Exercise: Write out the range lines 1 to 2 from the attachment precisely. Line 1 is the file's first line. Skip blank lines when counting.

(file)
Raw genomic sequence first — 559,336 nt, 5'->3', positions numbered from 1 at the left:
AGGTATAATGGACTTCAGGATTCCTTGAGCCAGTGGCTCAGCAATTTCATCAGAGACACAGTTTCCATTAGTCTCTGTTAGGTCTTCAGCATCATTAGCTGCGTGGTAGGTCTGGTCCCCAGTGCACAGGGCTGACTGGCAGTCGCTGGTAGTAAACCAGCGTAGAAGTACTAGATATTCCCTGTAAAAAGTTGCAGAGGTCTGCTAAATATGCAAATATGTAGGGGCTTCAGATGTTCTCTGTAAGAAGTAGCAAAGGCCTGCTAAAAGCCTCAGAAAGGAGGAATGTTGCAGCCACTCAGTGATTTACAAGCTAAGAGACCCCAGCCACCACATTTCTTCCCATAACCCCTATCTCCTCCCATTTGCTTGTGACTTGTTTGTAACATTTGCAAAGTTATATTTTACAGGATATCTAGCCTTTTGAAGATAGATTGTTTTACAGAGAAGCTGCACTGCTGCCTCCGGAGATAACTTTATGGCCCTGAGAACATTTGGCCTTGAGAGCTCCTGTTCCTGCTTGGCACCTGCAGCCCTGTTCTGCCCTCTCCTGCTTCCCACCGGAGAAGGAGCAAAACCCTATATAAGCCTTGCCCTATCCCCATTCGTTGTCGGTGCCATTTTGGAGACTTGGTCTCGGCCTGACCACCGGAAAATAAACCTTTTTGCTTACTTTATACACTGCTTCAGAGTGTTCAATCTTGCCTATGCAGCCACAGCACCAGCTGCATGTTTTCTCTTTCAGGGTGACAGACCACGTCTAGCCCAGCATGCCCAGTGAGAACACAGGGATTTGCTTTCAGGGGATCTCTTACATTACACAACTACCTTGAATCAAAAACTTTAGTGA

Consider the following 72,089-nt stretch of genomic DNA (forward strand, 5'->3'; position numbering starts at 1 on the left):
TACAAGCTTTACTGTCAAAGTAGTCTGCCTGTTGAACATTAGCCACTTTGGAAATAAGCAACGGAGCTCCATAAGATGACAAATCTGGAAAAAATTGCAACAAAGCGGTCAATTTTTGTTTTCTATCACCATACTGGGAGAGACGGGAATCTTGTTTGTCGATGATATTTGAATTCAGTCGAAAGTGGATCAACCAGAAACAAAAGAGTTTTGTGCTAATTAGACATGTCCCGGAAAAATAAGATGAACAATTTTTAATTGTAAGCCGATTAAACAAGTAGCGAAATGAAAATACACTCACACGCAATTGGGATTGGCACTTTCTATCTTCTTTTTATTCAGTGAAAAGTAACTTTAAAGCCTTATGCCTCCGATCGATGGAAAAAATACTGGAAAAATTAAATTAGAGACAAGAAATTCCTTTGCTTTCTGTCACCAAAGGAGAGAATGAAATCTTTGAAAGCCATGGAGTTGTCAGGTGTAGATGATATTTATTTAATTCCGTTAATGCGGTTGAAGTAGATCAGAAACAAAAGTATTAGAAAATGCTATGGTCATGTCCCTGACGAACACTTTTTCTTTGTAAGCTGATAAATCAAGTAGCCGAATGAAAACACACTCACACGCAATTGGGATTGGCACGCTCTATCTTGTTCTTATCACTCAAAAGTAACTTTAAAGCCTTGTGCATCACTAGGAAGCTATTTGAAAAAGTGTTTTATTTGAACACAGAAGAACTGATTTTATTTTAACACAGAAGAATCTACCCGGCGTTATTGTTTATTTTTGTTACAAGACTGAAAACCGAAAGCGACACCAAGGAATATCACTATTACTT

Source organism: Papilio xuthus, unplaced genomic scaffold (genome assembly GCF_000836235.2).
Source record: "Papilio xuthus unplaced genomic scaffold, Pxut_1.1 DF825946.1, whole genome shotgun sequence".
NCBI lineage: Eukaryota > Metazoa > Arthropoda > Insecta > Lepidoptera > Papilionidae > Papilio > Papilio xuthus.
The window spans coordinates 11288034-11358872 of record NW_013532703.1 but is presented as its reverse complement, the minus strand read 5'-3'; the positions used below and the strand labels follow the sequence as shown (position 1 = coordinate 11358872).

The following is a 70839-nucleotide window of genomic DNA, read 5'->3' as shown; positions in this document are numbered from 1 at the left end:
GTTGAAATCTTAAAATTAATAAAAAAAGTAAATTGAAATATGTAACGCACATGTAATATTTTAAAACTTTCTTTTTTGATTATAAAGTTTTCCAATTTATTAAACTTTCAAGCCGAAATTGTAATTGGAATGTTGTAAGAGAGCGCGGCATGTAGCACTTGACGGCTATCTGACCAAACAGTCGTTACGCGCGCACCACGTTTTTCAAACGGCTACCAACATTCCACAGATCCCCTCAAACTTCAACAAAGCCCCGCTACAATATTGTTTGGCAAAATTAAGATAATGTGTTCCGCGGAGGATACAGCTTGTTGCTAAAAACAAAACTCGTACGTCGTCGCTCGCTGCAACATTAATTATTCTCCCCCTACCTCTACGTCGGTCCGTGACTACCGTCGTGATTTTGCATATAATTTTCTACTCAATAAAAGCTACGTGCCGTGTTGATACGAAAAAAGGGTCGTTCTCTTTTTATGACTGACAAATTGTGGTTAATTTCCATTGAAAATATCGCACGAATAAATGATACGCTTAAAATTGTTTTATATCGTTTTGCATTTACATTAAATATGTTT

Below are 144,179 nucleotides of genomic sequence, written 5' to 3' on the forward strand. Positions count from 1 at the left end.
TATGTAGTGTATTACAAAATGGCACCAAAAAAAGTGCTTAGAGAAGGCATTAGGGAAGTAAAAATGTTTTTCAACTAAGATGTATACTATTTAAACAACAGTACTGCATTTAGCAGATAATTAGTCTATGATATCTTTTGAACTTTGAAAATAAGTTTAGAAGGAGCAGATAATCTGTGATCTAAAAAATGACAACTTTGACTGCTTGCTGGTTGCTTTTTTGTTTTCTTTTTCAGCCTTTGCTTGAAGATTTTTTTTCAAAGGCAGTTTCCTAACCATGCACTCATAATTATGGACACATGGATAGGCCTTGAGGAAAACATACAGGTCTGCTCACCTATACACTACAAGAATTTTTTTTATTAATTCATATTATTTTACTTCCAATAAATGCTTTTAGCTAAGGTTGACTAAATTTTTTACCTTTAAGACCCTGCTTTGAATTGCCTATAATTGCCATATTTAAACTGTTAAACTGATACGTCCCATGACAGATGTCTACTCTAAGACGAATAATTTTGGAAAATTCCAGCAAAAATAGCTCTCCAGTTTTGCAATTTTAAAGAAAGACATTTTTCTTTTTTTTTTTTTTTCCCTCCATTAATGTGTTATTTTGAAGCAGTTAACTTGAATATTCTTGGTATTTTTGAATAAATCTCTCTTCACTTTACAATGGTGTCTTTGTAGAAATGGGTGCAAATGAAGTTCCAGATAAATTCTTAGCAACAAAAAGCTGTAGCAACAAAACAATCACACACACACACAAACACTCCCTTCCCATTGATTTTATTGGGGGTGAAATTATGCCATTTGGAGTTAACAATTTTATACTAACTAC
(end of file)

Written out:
Raw genomic sequence first — 559,336 nt, 5'->3', positions numbered from 1 at the left:
AGGTATAATGGACTTCAGGATTCCTTGAGCCAGTGGCTCAGCAATTTCATCAGAGACACAGTTTCCATTAGTCTCTGTTAGGTCTTCAGCATCATTAGCTGCGTGGTAGGTCTGGTCCCCAGTGCACAGGGCTGACTGGCAGTCGCTGGTAGTAAACCAGCGTAGAAGTACTAGATATTCCCTGTAAAAAGTTGCAGAGGTCTGCTAAATATGCAAATATGTAGGGGCTTCAGATGTTCTCTGTAAGAAGTAGCAAAGGCCTGCTAAAAGCCTCAGAAAGGAGGAATGTTGCAGCCACTCAGTGATTTACAAGCTAAGAGACCCCAGCCACCACATTTCTTCCCATAACCCCTATCTCCTCCCATTTGCTTGTGACTTGTTTGTAACATTTGCAAAGTTATATTTTACAGGATATCTAGCCTTTTGAAGATAGATTGTTTTACAGAGAAGCTGCACTGCTGCCTCCGGAGATAACTTTATGGCCCTGAGAACATTTGGCCTTGAGAGCTCCTGTTCCTGCTTGGCACCTGCAGCCCTGTTCTGCCCTCTCCTGCTTCCCACCGGAGAAGGAGCAAAACCCTATATAAGCCTTGCCCTATCCCCATTCGTTGTCGGTGCCATTTTGGAGACTTGGTCTCGGCCTGACCACCGGAAAATAAACCTTTTTGCTTACTTTATACACTGCTTCAGAGTGTTCAATCTTGCCTATGCAGCCACAGCACCAGCTGCATGTTTTCTCTTTCAGGGTGACAGACCACGTCTAGCCCAGCATGCCCAGTGAGAACACAGGGATTTGCTTTCAGGGGATCTCTTACATTACACAACTACCTTGAATCAAAAACTTTAGTGA